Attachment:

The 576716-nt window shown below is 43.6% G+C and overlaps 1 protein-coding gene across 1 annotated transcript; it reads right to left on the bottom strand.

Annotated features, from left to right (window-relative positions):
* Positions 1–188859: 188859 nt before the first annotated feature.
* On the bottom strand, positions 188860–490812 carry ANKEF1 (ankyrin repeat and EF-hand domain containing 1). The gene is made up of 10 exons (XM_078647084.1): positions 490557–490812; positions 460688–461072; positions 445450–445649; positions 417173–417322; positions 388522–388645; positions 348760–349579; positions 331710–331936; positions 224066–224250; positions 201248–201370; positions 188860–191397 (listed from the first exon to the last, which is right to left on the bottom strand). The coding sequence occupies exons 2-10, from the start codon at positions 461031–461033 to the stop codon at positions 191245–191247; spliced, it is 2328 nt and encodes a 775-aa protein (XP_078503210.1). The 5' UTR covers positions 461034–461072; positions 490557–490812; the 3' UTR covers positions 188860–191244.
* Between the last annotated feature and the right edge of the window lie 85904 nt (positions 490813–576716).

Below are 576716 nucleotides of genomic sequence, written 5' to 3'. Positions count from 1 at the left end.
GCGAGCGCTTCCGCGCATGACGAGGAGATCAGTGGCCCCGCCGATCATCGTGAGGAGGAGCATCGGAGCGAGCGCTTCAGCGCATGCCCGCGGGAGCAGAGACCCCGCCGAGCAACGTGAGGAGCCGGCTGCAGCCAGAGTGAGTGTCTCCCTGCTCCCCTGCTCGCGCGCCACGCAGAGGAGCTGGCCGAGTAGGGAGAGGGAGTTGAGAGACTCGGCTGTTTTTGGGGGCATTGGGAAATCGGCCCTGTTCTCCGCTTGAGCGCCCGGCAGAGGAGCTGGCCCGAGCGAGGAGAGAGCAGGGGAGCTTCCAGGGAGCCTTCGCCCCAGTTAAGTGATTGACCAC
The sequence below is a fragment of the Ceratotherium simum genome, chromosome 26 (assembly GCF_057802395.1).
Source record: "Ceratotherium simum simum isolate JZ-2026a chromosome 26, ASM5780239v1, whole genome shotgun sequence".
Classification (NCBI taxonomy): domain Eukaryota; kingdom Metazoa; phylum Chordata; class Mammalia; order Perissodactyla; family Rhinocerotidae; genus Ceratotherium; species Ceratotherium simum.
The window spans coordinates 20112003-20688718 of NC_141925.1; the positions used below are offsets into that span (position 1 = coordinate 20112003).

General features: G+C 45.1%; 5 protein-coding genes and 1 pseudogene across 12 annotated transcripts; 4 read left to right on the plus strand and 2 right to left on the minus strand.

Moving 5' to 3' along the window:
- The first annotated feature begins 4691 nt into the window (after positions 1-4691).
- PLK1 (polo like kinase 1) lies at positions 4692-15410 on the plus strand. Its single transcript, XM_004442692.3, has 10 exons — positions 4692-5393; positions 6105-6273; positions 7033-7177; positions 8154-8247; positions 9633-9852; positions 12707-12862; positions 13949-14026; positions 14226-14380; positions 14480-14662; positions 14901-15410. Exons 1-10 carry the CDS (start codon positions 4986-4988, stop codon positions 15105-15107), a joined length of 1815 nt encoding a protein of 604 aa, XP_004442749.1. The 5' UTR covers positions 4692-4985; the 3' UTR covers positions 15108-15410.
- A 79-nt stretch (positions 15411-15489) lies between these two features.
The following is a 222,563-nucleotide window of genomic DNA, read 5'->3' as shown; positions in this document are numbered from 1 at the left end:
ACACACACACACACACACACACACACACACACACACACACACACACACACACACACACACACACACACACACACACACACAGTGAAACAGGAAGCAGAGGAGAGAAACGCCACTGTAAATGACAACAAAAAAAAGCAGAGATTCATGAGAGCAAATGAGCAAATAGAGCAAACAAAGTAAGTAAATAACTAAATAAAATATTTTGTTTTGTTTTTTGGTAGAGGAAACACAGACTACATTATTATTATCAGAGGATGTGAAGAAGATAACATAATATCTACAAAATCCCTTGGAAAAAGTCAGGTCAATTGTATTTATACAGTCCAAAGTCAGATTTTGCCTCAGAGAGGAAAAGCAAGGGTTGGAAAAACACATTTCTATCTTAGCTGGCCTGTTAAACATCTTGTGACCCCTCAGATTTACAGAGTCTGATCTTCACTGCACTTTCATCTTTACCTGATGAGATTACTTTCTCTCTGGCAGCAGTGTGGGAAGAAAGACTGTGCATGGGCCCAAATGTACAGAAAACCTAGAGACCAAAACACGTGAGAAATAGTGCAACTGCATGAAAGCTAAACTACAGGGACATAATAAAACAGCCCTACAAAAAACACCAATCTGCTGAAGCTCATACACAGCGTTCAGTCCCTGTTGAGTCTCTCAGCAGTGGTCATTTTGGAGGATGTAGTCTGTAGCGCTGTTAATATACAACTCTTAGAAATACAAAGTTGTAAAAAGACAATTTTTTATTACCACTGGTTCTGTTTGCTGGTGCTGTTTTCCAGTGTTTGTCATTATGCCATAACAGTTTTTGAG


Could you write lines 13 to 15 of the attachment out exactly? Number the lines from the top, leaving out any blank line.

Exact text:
Moving 5' to 3' along the window:
- The first annotated feature begins 4691 nt into the window (after positions 1-4691).
- PLK1 (polo like kinase 1) lies at positions 4692-15410 on the plus strand. Its single transcript, XM_004442692.3, has 10 exons — positions 4692-5393; positions 6105-6273; positions 7033-7177; positions 8154-8247; positions 9633-9852; positions 12707-12862; positions 13949-14026; positions 14226-14380; positions 14480-14662; positions 14901-15410. Exons 1-10 carry the CDS (start codon positions 4986-4988, stop codon positions 15105-15107), a joined length of 1815 nt encoding a protein of 604 aa, XP_004442749.1. The 5' UTR covers positions 4692-4985; the 3' UTR covers positions 15108-15410.